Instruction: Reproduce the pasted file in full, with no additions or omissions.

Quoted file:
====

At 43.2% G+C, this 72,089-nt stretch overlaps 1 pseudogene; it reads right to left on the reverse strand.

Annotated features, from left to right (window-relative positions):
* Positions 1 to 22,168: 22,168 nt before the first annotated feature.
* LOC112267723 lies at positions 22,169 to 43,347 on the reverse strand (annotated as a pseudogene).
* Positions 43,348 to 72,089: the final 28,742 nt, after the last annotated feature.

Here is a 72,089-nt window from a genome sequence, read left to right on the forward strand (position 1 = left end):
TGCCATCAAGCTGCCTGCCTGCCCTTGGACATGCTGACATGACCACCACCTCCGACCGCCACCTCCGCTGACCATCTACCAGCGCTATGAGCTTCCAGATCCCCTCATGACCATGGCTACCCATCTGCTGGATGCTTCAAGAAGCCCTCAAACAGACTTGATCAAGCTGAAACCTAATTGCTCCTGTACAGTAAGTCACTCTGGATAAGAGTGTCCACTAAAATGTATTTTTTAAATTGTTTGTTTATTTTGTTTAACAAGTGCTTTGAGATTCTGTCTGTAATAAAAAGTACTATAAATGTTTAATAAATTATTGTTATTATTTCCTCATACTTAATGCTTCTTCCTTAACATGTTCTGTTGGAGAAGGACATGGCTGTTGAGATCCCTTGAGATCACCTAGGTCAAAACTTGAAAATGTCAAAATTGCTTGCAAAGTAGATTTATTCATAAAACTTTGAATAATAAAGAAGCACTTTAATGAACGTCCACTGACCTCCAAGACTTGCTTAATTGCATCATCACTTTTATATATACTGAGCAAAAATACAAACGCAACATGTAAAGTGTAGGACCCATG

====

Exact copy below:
At 43.2% G+C, this 72,089-nt stretch overlaps 1 pseudogene; it reads right to left on the reverse strand.

Annotated features, from left to right (window-relative positions):
* Positions 1 to 22,168: 22,168 nt before the first annotated feature.
* LOC112267723 lies at positions 22,169 to 43,347 on the reverse strand (annotated as a pseudogene).
* Positions 43,348 to 72,089: the final 28,742 nt, after the last annotated feature.

Here is a 72,089-nt window from a genome sequence, read left to right on the forward strand (position 1 = left end):
TGCCATCAAGCTGCCTGCCTGCCCTTGGACATGCTGACATGACCACCACCTCCGACCGCCACCTCCGCTGACCATCTACCAGCGCTATGAGCTTCCAGATCCCCTCATGACCATGGCTACCCATCTGCTGGATGCTTCAAGAAGCCCTCAAACAGACTTGATCAAGCTGAAACCTAATTGCTCCTGTACAGTAAGTCACTCTGGATAAGAGTGTCCACTAAAATGTATTTTTTAAATTGTTTGTTTATTTTGTTTAACAAGTGCTTTGAGATTCTGTCTGTAATAAAAAGTACTATAAATGTTTAATAAATTATTGTTATTATTTCCTCATACTTAATGCTTCTTCCTTAACATGTTCTGTTGGAGAAGGACATGGCTGTTGAGATCCCTTGAGATCACCTAGGTCAAAACTTGAAAATGTCAAAATTGCTTGCAAAGTAGATTTATTCATAAAACTTTGAATAATAAAGAAGCACTTTAATGAACGTCCACTGACCTCCAAGACTTGCTTAATTGCATCATCACTTTTATATATACTGAGCAAAAATACAAACGCAACATGTAAAGTGTAGGACCCATG